# Interpolating between the flat and smooth affine lines in spectral algebraic geometry

Consider the following construction (which came up recently in a question about "spectral exterior algebras"):

1. Pick a ring spectrum $$R$$ and consider the $$\infty$$-category $$\mathsf{Mod}_R$$ of module spectra over $$R$$;
2. Endow the $$\infty$$-category $$\mathsf{Fun}(\tau_{\leq k}\mathbb{S},\mathsf{Mod}_R)$$ with the Day convolution monoidal structure;
3. Given an $$R$$-module $$M$$, take the constant functor $$\Delta_{M}\colon\tau_{\leq k}\mathbb{S}\to\mathsf{Mod}_R$$;
4. Apply the free $$\mathbb{E}_{\infty}$$-monoid functor to $$\Delta_M$$, turning it into a symmetric lax monoidal functor $$\mathsf{Free}^{k}(M)\colon\tau_{\leq k}\mathbb{S}\to\mathsf{Mod}_R$$, i.e. into a $$\tau_{\leq k}\mathbb{S}$$-graded $$\mathbb{E}_{\infty}$$-$$R$$-algebra.

Then it turns out that $$\mathsf{Free}^k(R)$$ interpolates between

• For $$k=0$$, the polynomial $$\mathbb{E}_{\infty}$$-ring spectrum $$R[t]$$ on $$R$$, which in SAG is the flat affine line $$\mathbb{A}^{\flat,1}_{R}$$;

and

• For $$k=\infty$$, the free $$\mathbb{E}_{\infty}$$-ring spectrum $$R\{t\}$$ on $$R$$, which in SAG is the smooth affine line $$\mathbb{A}^{1}_{R}$$.

I find however this a particularly hard to grasp construction because its classical counterpart works in a really sneaky way: replacing the $$\infty$$-category $$\mathsf{Mod}_R$$ of $$R$$-module spectra by the nerve $$\mathrm{N}_\bullet(\mathsf{Mod}_R)$$ of the category of $$R$$-modules over an ordinary ring $$R$$ and applying the analogous construction to $$R$$ gives

• $$R[t]\overset{\text{(1-cat. coincidence)}}{\cong}\mathrm{Sym}_R(R)$$ for $$k=0$$, and
• $$\bigwedge^\bullet_R(R)$$ for $$k=1$$ (I think),

at which point it stabilises and returns $$\bigwedge^\bullet_R(R)$$ also for all $$k\geq 1$$. More generally, the $$n$$-categorical version of this process stabilises at $$k=n$$. But for spectra we only get symmetric algebras for $$k=\infty$$, as noted above, so perhaps looking at a "finite $$n$$-categorical level" isn't really a good thing to do to try to grasp $$\mathsf{Free}^k(R)$$ better...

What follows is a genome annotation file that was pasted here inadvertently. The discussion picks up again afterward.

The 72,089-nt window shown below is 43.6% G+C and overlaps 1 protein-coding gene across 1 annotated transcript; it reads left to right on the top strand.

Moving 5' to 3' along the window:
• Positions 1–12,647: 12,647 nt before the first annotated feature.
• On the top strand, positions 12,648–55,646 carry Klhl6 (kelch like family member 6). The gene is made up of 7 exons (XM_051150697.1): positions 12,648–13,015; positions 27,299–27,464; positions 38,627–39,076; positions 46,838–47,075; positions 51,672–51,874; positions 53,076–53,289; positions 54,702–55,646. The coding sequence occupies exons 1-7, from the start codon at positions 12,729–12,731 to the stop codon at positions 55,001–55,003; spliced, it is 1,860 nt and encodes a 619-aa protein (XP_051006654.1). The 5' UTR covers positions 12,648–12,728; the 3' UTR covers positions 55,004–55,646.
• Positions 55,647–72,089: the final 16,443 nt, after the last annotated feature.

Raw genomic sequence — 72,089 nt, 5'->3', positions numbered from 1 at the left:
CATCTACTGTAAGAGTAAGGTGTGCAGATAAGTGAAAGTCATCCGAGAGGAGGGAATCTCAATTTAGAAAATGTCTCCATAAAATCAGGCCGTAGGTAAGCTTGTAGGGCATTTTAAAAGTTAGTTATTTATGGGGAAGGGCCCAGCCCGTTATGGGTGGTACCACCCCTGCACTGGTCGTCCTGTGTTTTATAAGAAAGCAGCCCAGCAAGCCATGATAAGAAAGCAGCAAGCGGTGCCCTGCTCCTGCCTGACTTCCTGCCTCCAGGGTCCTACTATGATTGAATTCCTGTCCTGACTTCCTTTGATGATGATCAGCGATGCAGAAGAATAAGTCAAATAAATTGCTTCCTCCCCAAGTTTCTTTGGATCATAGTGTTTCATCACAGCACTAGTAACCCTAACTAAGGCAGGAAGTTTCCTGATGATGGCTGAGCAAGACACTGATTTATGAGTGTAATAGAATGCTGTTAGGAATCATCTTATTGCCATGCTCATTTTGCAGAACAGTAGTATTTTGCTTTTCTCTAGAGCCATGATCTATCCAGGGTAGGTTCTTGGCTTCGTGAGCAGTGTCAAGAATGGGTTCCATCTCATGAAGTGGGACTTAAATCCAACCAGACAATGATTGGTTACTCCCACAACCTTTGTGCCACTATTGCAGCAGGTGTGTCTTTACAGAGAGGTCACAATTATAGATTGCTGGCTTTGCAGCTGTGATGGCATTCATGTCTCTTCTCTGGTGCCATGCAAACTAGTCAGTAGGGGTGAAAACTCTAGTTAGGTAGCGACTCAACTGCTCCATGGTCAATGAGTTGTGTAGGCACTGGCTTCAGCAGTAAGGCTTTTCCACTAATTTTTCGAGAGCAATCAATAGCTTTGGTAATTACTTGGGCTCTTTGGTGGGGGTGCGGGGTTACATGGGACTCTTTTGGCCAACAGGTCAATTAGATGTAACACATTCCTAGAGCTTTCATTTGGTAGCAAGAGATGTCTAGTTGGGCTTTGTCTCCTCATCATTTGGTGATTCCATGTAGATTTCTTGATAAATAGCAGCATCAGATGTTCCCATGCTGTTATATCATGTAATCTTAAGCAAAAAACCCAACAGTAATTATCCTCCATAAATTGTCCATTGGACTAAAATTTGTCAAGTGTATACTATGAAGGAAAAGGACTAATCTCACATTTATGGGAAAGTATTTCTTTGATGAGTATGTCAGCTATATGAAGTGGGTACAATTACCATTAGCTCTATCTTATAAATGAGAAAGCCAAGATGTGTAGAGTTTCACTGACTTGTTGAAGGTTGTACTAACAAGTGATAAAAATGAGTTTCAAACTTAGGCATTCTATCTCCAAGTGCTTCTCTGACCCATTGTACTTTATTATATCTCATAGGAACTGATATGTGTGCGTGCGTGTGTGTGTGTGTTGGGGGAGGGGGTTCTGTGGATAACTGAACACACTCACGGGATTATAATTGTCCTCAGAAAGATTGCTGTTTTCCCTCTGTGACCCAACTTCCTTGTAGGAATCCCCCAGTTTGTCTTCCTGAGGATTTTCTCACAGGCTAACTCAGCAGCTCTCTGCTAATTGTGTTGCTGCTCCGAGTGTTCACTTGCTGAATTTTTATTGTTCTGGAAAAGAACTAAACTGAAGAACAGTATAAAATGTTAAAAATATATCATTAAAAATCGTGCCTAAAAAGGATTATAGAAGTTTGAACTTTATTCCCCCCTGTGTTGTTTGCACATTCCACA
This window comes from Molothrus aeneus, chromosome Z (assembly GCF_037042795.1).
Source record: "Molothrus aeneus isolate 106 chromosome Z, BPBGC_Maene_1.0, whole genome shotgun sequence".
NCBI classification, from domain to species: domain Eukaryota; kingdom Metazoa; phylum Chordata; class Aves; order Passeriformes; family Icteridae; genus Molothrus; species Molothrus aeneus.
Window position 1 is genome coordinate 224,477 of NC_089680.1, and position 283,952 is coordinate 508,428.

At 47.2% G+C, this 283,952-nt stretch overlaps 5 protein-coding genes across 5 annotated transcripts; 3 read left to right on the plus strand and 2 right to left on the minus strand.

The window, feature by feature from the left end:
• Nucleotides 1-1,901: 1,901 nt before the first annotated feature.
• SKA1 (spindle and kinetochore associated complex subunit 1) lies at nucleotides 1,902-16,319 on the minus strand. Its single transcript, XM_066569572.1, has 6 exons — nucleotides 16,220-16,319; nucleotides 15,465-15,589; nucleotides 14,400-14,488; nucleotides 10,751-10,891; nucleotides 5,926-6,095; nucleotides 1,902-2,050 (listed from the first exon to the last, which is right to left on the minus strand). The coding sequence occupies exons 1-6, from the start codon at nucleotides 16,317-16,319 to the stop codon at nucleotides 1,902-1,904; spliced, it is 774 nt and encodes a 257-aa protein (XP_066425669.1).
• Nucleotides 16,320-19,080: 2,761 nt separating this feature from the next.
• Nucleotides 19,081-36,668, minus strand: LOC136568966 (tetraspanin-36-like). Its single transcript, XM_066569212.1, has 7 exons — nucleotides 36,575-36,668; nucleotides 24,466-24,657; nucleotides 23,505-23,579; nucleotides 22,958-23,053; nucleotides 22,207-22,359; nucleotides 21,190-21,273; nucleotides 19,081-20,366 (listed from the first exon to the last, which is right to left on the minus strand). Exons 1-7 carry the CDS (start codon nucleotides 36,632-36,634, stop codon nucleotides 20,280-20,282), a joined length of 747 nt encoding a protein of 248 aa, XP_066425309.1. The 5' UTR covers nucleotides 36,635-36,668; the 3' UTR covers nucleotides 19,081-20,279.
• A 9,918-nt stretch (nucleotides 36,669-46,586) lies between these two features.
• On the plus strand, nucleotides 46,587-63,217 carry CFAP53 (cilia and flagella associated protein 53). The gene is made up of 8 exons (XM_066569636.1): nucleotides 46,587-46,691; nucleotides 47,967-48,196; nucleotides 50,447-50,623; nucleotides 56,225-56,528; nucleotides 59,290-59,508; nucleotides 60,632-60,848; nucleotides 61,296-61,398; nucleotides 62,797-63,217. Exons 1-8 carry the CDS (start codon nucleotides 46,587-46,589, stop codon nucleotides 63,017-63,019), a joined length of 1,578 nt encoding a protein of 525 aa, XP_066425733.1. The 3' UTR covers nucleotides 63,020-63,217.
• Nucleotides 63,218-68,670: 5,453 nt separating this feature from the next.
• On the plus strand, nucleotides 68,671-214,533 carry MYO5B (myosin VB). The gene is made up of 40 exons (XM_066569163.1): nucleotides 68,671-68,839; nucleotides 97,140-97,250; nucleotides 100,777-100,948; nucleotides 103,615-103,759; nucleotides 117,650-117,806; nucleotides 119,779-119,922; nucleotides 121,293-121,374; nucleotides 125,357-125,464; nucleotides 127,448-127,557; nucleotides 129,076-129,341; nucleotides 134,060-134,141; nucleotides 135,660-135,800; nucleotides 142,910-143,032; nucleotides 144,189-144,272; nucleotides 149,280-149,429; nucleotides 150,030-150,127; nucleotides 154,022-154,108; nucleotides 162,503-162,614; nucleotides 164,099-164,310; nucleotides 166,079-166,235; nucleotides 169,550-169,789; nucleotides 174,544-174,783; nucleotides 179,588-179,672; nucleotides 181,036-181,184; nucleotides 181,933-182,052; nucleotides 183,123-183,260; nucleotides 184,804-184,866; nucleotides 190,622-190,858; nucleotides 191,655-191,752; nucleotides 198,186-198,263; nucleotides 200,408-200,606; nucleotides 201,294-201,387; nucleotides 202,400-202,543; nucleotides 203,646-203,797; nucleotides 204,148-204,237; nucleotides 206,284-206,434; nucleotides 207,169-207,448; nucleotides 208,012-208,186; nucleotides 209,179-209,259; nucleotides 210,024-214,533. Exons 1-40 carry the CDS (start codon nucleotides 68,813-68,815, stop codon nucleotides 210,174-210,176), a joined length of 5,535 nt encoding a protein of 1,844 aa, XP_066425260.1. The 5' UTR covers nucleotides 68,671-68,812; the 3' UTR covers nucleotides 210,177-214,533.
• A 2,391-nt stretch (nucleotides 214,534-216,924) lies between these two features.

Question. How should one understand $$\mathsf{Free}^k(R)$$, besides that it has this interpolation feature? (E.g. can we nicely describe the case $$R=\mathrm{H}A$$ for $$A$$ an ordinary ring? Is $$\mathsf{Free}^k(R)$$ flat/smooth?)

I believe there are no exterior algebras in sight. To see this, let us think through the $$1$$-categorical case carefully. We have a commutative ring $$R$$ and the ordinary category of $$R$$-modules $$\mathrm{Mod}_R^\heartsuit$$. We are considering symmetric monoidal functors $$\tau_{\le k}(\Omega^\infty(S))\to \mathrm{Mod}_R^\heartsuit.$$

For $$k=0$$, we are looking at symmetric monoidal functors from $$\tau_{\le 0}(\Omega^\infty(S))=\pi_0(S) =\mathbf Z$$ into $$R$$-modules, hence we are discussing cmmutative $$\mathbf Z$$-graded $$R$$-algebras. The free one, generated by $$R$$, is certainly the algebra $$R[t^{\pm 1}]$$. This is not the polynomial $$R$$-algebra $$R[t]$$, as claimed in the OP, which would instead be obtained if, rather than $$\mathbf Z$$-gradings, we were considering $$\mathbf Z_{\ge 0}$$-gradings.

For $$k\ge 1$$, since $$\mathrm{Mod}_R^\heartsuit$$ is a $$1$$-category, functors from $$\tau_{\le k}(\Omega^\infty(S))$$ are equivalent to those from $$\Omega^\infty(S)$$ itself. The latter is the free grouplike $$\mathbb E_\infty$$-space on a single generator, hence a functor $$\Omega^\infty(S)$$ is equivalent to specifying an invertible $$R$$-module. For any such choice of $$M\in \mathrm{Pic}(R)$$, the corresponding symmetric monoidal functor $$F^{\Omega^\infty(S)}_M:\Omega^\infty(S)\to\mathrm{Mod}_R^\heartsuit$$ will send object-wise $$\mathbf Z\ni n\mapsto M^{\otimes n}$$. Any symmetric monoidal functor $$F:\Omega^\infty(S)\to\mathrm{Mod}^\heartsuit_R$$ will be of this for, i.e. $$F=F^{\Omega^\infty(S)}_M$$ for some $$M\in \mathrm{Pic}(R)$$!